The President of the former republic of Serbian Kraina (in Croatia), Milan Martic, is going to yield to the Hague Tribunal. Rosbalt news agency reported that this was informed by spokesmen for the Serbian and Montenegrin Ministry for Justice.
Martic confessed that he personally ordered to shell military objects in Zagreb (Croatian capital) in 1995. He explained his action, saying that it was necessary to save the Serbian citizens in Croatia from genocide on the part of tens of thousands of Croats. The former president of Serbian Kraina is certain that he will manage to prove himself not guilty in the Hague.
Martic recollected the details of that operation in his interview to the Belgrade newspaper Nedelni Telegraf. Croats started exterminating Serbian citizens in the area of Western Slavonia as those citizens that were leaving Serbian Kraina for Serbia and for the Serbian Republic in Bosnia. Croats killed over 500 Serbs on the first day of the operation, and the people killed were basically women and children. The leaders of Serbian Kraina with Martic at their head were trying to prevent Croatian aggression and to use the mediation of the representatives of the international community, but their attempts were spent in vain. That is why it was decided to take counter-measures against Zagreb. The ex-president said that there were about ten shells launched on the first day and a bit less on the second day. Martic believes that it became possible to save the lives “of not less than ten thousand Serbs,” since the Croats agreed to let them go to the Sava River.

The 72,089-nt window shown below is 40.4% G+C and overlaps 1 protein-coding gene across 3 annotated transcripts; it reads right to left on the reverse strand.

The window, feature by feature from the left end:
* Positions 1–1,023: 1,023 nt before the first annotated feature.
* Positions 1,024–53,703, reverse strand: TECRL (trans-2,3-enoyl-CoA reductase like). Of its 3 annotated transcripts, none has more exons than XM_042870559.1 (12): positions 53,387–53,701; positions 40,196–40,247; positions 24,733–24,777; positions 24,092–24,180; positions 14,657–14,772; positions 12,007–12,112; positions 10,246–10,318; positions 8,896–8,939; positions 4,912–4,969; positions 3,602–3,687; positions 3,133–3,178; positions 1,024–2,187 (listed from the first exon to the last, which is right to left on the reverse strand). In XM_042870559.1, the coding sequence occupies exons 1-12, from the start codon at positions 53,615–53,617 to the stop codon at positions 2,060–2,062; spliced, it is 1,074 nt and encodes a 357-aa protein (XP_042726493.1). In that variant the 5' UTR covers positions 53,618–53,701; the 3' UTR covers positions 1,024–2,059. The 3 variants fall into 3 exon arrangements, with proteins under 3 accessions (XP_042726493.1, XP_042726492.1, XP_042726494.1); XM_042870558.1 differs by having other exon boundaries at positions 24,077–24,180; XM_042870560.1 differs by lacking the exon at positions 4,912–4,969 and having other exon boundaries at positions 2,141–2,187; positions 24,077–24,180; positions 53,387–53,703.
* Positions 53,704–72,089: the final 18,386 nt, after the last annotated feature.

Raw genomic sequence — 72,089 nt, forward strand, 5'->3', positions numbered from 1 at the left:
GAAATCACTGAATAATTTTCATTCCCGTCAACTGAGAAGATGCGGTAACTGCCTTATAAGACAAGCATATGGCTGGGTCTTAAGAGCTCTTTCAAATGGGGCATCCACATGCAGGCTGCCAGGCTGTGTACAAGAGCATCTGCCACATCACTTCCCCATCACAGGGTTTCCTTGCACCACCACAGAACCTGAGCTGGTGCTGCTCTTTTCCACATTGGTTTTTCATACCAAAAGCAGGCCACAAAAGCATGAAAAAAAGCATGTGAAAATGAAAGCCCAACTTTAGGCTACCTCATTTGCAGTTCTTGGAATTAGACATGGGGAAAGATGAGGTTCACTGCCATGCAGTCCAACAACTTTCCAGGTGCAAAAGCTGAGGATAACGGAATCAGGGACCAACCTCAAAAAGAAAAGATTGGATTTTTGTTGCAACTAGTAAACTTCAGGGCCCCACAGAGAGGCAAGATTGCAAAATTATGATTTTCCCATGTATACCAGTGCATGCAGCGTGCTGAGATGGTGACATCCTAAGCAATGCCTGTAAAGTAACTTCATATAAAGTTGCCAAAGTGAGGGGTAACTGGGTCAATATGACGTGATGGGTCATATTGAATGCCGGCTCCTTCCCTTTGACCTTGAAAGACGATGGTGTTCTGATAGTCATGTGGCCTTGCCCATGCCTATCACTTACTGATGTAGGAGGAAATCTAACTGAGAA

The former Yugoslav Vice Premier Nikola Shainovic also purchased a ticket to the Hague. Shainovic decided to yield to the Hague, and he believes (like Martic) that he is innocent and is going to prove that at the trial (Shainovic is indicted for ethnic cleansing in Kosovo). We would like to mention here that former chief of the Yugoslav headquarters Dragoljub Oidanic also decided to go to the Hague. Oidanic became the first of the senior politicians of Serbia (wanted by the Hague Tribunal) who decided to surrender to the Hague prosecutors. Oidanic stated that he is not guilty and that his conscience is clear. Two prime suspects, Radovan Karadzic and Ratko Mladic, are still free, and they are not going to surrender. Only six people (of the total number of 23 wanted by the Hague Tribunal) announced that they would go to the Hague and would not wait for their arrest. Some of those people will probably be set free, as the Hague judges have to show their “objective” and “unbiased” position to society.
Sergey Yugov PRAVDA.Ru
Translated by Dmitry Sudakov
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